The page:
My never being loneliness- open eye figure theater
Last weekend I saw a sweet little cabaret, two one-hour plays performed by the same four actors. The first, a work by Melissa Birch, was a lot of abstract poetry and dancing behind screens. The visual effects were cool experiments. Though it seemed a bit too dense, too inaccessible, I managed to sit through it and enjoy the ride. I think that the artist was aware of the monster they were creating, and allowed for some fourth-wall reflection, I don't think it took itself TOO seriously. I'd like to think part of the inaccessability was meant to be a theme, it did seem to be talking about the impossibility of expressing sexual love, the incapability for others to understand transhavior.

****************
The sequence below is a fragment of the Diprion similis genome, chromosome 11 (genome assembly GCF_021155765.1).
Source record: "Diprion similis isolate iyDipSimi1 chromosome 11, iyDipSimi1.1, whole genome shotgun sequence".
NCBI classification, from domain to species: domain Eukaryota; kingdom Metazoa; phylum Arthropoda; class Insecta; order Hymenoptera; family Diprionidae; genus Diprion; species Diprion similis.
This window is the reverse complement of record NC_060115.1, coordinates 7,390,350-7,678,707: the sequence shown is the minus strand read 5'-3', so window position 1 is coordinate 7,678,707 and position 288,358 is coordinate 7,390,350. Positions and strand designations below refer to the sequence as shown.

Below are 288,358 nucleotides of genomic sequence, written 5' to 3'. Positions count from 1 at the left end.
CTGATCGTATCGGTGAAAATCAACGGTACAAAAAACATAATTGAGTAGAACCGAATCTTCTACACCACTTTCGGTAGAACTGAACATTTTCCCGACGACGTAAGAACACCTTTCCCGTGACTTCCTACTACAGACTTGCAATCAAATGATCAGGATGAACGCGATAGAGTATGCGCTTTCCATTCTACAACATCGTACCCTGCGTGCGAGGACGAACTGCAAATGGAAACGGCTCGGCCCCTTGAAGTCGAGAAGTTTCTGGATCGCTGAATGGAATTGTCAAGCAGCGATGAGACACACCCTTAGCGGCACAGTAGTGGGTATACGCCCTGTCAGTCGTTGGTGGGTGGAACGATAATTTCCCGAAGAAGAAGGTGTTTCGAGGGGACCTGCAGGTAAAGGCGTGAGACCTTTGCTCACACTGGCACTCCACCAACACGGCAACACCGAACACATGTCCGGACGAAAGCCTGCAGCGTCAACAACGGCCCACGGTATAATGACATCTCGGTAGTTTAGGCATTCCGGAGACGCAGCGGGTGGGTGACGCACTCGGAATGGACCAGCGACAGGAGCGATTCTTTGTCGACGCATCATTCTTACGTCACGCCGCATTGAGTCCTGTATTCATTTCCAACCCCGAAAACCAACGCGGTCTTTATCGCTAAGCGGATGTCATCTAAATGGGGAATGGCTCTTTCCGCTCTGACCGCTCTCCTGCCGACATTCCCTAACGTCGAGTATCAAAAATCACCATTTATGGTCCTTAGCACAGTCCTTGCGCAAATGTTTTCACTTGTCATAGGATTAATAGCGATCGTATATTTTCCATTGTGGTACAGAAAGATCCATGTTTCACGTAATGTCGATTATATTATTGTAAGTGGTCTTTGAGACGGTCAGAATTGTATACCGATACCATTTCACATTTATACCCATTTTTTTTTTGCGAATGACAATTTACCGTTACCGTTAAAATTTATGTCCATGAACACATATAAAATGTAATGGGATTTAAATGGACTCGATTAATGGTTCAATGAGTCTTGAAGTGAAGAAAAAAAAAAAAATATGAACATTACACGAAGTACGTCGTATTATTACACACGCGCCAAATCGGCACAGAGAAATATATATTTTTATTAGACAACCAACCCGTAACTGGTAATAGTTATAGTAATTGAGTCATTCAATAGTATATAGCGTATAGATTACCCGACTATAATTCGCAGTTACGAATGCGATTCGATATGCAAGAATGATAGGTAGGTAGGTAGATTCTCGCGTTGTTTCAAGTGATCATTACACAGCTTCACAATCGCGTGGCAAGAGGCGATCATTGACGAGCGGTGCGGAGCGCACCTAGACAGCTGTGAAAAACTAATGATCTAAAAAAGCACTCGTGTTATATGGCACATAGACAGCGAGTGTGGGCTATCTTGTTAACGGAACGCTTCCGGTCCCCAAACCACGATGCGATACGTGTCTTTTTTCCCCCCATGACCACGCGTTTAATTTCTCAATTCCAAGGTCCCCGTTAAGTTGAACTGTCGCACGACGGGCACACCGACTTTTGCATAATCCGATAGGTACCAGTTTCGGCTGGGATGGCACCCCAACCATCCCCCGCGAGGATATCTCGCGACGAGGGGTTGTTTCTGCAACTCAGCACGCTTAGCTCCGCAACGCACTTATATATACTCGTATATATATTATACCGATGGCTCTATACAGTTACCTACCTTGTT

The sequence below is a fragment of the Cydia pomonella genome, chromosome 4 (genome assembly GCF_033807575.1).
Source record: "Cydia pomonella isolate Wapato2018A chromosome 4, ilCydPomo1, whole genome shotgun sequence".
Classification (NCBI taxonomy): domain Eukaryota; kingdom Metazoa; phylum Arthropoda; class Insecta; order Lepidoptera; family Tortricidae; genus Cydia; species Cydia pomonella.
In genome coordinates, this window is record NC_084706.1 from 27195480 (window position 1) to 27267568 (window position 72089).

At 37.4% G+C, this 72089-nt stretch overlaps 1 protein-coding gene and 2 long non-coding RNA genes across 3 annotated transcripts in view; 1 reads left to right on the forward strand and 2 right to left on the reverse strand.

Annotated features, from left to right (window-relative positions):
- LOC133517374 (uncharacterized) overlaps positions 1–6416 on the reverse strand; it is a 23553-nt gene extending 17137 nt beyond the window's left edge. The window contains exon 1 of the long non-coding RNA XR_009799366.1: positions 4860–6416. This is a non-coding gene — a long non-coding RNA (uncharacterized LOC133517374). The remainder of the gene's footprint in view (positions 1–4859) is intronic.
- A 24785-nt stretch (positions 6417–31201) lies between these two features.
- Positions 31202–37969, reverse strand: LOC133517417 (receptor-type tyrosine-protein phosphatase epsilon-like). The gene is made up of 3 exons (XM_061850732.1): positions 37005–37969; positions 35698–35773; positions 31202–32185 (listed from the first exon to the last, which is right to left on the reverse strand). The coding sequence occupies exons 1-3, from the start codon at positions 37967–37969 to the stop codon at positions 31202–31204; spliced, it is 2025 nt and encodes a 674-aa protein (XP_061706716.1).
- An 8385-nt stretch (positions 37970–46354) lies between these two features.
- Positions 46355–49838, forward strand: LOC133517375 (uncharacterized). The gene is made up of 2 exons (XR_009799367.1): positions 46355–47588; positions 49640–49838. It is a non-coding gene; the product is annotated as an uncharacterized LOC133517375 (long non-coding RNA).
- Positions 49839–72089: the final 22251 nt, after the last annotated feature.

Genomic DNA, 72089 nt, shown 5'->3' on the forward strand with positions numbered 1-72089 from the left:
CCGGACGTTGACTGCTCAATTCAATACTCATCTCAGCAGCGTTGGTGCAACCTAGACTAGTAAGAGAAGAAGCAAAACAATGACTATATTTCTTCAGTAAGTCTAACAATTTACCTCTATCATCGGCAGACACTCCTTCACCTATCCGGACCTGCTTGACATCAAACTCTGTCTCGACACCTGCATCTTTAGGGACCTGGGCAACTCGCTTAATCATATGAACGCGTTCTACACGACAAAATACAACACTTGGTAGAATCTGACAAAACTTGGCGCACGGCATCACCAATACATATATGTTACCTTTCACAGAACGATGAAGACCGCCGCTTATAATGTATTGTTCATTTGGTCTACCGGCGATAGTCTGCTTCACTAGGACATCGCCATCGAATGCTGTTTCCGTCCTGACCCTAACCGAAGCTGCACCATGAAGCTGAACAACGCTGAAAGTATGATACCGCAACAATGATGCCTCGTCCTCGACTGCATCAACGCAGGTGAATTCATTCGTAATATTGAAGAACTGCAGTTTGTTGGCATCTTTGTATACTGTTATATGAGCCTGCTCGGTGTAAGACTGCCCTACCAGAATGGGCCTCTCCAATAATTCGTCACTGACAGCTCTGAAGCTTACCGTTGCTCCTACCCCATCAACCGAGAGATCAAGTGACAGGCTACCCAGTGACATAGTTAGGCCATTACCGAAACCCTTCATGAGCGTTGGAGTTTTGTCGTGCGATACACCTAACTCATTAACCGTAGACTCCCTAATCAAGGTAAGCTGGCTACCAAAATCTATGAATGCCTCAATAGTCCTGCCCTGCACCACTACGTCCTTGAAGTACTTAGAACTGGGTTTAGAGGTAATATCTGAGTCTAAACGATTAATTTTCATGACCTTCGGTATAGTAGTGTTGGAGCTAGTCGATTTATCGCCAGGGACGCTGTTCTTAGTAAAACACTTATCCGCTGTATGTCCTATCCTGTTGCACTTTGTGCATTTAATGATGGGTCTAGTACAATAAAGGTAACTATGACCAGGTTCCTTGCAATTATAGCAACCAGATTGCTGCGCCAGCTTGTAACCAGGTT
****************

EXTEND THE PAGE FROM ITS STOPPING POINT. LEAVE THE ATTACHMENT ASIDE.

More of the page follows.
The second piece "chicken baby" by Molly Van Avery, was a refreshingly sweet story about not belonging and what is normal anyway? It took a similar "nontraditional" approach to presentation: video, script about reading the script, going between performance and performing confusion about what is the performance, random breakouts into old pop culture songs. I think it was an even more accessible (or at least enjoyable) self-aware, abstract art. It made me think of our discussion about Family Guy, a performance that anyone can enjoy, even belittle for its ease of digestion, even though it delivers through an incredibly complex and clever set of fine arts jargon approaches.
I also sensed a sort of thread running between the two pieces; the actors weren't afraid to play very similar characters, touch on similar themes, they were aware of what we had just sat through. My head left spinning with performance class analysis and a warm feeling that anyone off the street could share.
DID I MENTION Melissa Birch and a video of Melissa Birch sang a duet together? Ze has the pipes for melody AND harmony!